I went to the beach last week to chase the setting sun, but I was wearing my bionic leg so I couldn’t even dip in a toe to the water (for fear of shorting out my circuitry).  Such an ache I felt to leave leg and clothes in a heap on the beach and just swim…

The Mary Oliver poem below, especially the first stanza, reminds me of the day a few years ago when I received the pathology pictures from the hospital where I had my cancer treatments–including the images of my amputated limb.  It was tougher than I thought it would be to look at those images, and afterwards I went for a long swim.  As I let the water support me I ‘felt’ my leg there with me, for the first time in a long while.  It was a powerful moment to reconnect with something that I’d lost and mourned for so many years, my body truly re-membering itself as I moved through the water…

And this poem also reminds me of how I struggle against gravity, where every step can be a huge effort…and how I long for the ocean–knowing that at sea is where I feel more free and comfortable (and alive) than I ever do on land.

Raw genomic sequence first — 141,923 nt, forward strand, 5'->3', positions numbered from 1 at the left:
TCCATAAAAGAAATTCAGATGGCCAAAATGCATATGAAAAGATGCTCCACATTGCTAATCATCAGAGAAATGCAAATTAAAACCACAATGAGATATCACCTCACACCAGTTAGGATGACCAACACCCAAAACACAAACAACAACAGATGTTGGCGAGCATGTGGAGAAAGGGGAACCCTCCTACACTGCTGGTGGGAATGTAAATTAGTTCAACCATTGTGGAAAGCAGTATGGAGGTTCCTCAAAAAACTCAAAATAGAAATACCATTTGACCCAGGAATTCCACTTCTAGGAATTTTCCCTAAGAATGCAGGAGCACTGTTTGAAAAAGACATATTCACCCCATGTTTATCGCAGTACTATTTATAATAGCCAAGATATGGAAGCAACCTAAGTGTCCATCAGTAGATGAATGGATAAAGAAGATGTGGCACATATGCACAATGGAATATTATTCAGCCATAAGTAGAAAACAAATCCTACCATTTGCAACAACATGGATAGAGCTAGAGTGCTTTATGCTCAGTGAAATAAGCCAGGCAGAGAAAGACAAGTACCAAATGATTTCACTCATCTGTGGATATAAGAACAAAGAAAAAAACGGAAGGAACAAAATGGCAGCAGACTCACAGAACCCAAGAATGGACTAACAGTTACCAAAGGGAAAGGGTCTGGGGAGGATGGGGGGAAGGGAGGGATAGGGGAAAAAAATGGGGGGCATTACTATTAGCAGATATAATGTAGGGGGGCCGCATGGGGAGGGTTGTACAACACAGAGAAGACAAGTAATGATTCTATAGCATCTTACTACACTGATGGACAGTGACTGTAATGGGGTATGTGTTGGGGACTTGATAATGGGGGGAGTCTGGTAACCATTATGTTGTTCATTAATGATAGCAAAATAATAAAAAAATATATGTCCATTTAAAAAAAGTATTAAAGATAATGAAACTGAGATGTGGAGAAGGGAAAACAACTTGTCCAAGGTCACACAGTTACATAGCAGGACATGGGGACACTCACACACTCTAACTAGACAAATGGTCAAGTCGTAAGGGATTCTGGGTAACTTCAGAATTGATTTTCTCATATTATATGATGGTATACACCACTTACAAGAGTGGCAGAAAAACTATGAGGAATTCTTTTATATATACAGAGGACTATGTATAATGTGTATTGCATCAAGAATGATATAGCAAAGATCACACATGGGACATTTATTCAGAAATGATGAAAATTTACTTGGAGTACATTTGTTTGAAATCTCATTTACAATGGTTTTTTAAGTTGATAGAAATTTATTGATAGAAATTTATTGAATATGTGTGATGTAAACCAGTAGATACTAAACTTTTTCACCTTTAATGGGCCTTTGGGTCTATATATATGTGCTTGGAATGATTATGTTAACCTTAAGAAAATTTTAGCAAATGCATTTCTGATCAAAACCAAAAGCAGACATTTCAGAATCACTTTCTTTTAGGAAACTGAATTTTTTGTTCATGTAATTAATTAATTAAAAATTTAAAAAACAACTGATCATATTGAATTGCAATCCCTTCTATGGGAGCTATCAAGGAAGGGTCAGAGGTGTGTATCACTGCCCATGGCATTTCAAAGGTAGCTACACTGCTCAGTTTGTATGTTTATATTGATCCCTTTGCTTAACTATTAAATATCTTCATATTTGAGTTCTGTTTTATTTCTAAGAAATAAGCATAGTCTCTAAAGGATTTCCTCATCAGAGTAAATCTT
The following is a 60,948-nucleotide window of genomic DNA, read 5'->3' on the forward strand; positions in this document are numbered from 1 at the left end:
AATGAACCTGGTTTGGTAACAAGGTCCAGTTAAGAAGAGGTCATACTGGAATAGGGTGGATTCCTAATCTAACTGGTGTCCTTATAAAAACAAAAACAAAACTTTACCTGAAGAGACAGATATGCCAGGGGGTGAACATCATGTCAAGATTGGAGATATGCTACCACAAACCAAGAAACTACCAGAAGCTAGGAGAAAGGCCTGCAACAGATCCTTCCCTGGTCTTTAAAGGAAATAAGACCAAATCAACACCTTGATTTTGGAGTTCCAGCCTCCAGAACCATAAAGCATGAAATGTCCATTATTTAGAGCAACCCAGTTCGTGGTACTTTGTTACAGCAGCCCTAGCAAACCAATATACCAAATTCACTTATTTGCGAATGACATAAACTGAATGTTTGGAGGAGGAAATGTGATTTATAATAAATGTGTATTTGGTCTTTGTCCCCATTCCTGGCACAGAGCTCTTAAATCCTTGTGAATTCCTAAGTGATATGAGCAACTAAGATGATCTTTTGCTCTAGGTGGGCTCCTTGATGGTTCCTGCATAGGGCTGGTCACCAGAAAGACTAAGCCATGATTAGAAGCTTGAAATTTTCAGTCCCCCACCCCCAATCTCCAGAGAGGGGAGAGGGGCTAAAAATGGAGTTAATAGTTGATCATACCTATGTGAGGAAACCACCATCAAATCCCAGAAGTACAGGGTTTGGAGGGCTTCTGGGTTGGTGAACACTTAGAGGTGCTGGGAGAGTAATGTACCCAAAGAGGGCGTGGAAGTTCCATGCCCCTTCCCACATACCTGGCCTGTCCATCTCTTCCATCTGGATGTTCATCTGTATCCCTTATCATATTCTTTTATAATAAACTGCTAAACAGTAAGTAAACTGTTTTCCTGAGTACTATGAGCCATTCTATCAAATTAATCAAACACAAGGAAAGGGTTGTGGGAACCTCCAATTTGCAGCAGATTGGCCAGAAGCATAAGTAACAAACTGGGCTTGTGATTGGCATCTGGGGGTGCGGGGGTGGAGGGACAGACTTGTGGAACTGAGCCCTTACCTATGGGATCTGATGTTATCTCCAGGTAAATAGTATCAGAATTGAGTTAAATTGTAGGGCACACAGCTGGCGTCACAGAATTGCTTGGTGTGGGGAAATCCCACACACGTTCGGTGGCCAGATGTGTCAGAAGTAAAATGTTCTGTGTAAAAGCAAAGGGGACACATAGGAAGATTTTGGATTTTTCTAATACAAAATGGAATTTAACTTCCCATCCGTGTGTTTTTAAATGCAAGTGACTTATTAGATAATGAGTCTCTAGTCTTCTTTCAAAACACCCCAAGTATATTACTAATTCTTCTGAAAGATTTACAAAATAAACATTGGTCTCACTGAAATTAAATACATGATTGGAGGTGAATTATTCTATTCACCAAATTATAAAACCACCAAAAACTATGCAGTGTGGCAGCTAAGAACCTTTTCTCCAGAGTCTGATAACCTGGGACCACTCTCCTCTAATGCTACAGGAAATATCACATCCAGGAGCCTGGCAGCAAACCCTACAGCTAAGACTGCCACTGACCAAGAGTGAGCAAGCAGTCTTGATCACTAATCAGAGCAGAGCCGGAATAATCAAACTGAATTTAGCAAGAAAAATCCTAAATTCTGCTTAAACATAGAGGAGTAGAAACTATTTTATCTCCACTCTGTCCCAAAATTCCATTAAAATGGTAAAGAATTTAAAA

The Sea
by Mary Oliver

Stroke by
stroke my
body remembers that life and cries for
the lost parts of itself–

fins, gills
opening like flowers into
the flesh–my legs
want to lock and become
one muscle, I swear I know
just what the blue-gray scales
the rest of me would
feel like!
paradise! Sprawled
in that motherlap,
in that dreamhouse
of salt and exercise,
what a spillage
of nostalgia pleads
from the very bones! how
they long to give up the long trek
inland, the brittle
beauty of understanding,
and dive,
and simply
become again a flaming body
of blind feeling
sleeking along
in the luminous roughage of the sea’s body,
like victory inside that
insucking genesis, that
roaring flamboyance, that
beginning and
conclusion of our own.